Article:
Philippines mulls tariff hit vs Thailand over WTO ruling
“If there will be no movement, we will be forced to do the retaliatory move already,” he said.

Philippines mulls tariff hit vs Thailand over WTO ruling

Louella Desiderio (The Philippine Star) - November 14, 2019 - 12:00am

MANILA, Phillipines — A trade war may be brewing between the Philippines and Thailand as the Department of Trade and Industry (DTI) is considering the imposition of duty on vehicle imports from Thailand as a retaliatory measure for the latter’s failure to comply with a World Trade Organization (WTO) decision on a cigarette tax case the Philippines won.

Trade Secretary Ramon Lopez told reporters yesterday the Philippines is looking at the imposition of tariff on automobiles from Thailand as the latter has yet to implement the WTO’s decision.

 “If there will be no movement, we will be forced to do the retaliatory move already,” he said.

Trade Undersecretary Ceferino Rodolfo said the DTI is studying retaliation as an option to make Thailand comply with the WTO decision which favored the Philippines on the cigarette tax case.

He said the country has chosen to target motor vehicles as such account for bulk of Thailand’s exports to the Philippines.

In 2008, the government filed a case on behalf of Philip Morris Philippines against Thailand for the imposition of higher duties on cigarettes made from the Philippines.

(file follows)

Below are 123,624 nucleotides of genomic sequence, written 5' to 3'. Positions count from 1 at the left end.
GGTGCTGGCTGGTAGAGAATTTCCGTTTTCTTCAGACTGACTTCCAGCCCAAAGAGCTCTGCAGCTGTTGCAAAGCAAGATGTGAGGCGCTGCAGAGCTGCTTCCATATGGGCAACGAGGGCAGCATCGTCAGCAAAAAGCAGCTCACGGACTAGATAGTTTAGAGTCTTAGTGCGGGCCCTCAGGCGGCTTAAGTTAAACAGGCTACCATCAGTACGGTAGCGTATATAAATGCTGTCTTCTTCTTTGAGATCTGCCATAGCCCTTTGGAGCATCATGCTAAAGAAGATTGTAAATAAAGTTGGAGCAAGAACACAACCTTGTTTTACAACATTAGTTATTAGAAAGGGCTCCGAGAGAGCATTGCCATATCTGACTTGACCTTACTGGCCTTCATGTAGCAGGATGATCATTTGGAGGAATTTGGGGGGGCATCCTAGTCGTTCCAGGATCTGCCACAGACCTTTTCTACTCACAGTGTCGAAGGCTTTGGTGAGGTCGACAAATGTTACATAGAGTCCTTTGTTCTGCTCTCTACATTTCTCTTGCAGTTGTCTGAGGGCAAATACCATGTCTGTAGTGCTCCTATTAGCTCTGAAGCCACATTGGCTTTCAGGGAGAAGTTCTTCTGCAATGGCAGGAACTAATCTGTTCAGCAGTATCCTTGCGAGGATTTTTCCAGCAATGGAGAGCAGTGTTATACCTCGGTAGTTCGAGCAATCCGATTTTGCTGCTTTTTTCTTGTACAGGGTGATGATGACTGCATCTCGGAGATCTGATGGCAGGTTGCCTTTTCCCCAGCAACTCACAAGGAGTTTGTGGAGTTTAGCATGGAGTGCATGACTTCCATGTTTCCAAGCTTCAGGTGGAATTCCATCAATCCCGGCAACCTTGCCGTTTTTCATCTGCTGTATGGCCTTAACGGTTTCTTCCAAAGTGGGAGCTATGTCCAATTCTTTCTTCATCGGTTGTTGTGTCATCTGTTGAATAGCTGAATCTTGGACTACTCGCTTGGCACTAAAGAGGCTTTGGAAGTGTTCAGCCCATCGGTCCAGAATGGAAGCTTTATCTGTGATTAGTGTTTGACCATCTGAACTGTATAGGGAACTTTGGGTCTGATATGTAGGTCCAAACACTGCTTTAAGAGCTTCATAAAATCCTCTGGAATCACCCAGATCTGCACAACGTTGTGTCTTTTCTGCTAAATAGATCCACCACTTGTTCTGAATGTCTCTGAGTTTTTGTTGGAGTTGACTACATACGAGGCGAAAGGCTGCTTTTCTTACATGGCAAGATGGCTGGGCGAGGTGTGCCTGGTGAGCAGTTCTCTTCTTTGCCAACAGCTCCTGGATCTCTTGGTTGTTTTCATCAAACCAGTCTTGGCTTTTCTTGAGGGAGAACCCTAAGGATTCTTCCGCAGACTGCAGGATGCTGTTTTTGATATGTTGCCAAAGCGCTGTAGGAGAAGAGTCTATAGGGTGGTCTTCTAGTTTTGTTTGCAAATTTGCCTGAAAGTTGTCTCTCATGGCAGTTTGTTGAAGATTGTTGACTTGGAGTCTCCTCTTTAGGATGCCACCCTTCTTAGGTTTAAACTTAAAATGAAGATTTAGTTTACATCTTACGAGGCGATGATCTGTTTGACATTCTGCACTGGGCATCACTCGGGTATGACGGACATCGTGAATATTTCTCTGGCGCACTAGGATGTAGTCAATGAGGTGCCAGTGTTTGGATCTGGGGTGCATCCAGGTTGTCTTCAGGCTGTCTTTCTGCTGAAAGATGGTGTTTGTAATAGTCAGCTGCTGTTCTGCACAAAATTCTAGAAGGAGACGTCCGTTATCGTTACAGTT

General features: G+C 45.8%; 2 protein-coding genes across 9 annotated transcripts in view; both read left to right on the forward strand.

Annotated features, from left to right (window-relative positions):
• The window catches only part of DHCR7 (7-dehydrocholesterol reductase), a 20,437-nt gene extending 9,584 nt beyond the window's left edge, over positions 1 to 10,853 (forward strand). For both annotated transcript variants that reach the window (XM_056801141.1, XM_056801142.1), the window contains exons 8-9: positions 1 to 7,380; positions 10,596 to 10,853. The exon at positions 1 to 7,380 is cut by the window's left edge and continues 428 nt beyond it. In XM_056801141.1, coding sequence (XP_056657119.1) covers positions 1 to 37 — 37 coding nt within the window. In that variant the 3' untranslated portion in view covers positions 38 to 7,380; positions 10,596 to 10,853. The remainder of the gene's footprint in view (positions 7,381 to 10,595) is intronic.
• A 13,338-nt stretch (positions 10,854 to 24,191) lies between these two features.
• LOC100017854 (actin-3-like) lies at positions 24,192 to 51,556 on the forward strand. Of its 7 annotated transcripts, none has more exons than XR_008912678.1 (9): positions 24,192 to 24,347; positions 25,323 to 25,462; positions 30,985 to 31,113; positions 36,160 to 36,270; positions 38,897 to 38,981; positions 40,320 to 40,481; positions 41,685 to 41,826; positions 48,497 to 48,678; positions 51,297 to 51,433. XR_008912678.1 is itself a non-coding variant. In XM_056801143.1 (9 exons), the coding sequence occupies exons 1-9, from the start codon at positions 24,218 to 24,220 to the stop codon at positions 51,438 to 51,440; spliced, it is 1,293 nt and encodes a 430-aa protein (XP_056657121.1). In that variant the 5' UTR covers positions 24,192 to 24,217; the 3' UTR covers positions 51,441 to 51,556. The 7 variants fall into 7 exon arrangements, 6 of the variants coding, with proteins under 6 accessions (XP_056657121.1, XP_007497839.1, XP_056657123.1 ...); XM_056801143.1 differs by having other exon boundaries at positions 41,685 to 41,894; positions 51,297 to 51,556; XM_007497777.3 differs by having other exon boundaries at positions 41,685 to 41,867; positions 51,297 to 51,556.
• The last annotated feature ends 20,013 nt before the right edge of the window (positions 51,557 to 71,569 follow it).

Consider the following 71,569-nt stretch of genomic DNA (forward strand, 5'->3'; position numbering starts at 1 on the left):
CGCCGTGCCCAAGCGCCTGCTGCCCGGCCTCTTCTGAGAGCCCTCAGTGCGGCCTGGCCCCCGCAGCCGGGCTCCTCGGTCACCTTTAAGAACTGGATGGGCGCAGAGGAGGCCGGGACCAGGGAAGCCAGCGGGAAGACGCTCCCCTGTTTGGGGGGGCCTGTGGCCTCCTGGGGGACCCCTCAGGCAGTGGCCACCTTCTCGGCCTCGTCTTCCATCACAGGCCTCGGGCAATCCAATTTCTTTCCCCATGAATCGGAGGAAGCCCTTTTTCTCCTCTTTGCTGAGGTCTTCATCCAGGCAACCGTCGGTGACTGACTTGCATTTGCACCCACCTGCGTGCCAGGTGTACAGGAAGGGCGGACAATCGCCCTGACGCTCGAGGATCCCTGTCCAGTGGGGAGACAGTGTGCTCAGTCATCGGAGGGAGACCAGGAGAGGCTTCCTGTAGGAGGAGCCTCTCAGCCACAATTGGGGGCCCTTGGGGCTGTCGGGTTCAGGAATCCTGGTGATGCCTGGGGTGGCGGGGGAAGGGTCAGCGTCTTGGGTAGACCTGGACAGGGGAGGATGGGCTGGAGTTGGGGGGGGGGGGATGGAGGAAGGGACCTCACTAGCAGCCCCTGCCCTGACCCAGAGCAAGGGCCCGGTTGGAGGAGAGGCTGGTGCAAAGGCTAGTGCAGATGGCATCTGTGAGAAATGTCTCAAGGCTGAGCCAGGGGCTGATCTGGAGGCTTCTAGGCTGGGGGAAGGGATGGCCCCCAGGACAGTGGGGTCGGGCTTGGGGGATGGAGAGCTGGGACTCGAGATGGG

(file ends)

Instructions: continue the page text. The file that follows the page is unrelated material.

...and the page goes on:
Philip Morris Philippines was exporting 30 percent of its output from its Batangas plant to Thailand per year and the latter’s move to discriminate cigarette exports from the Philippines was seen to favor state-owned Thai Tobacco Monopoly which accounted for 80 percent of the Thai market at that time.

As Thailand has lost panel and appellate rulings, the Philippines sees the need for Thailand to accept the ruling.

Under WTO rules, retaliation is allowed to induce compliance.

While the general principle is for the complainant to first seek to suspend obligations in the same sector in which the violation was found, WTO allows cross sector retaliation or the  imposition of sanctions in a different sector when the complainant considers it impracticable or ineffective to focus on the same sector.

In terms of the retaliatory measure to be taken, Lopez said he favors imposition of tariff over having quantitative restriction (QR) or a scheme which allows the country to impose higher tariffs on imports past a certain volume.

 “To me tariff is preferred always than QR. There are rent seekers. It is hard that it might be subject to corruption, the regulatory part of it and there’s no revenue. There’s an impact on the price in the end, but you don’t capture the so-called economic rent. Whereas if that’s a tariff, there’s a clear bit of protection and there’s revenue, the tariff rate. Tariff will usually be preferred over QR,” he said.

For the Philippines not to proceed with the retaliation, Rodolfo said Thailand would have to lift all non-compliant measures in relation to the case.

He said the aim is to be able to make a decision on the step to be taken before the end of the year.

 “We will file to exercise retaliatory rights before the end of the year,” he said.


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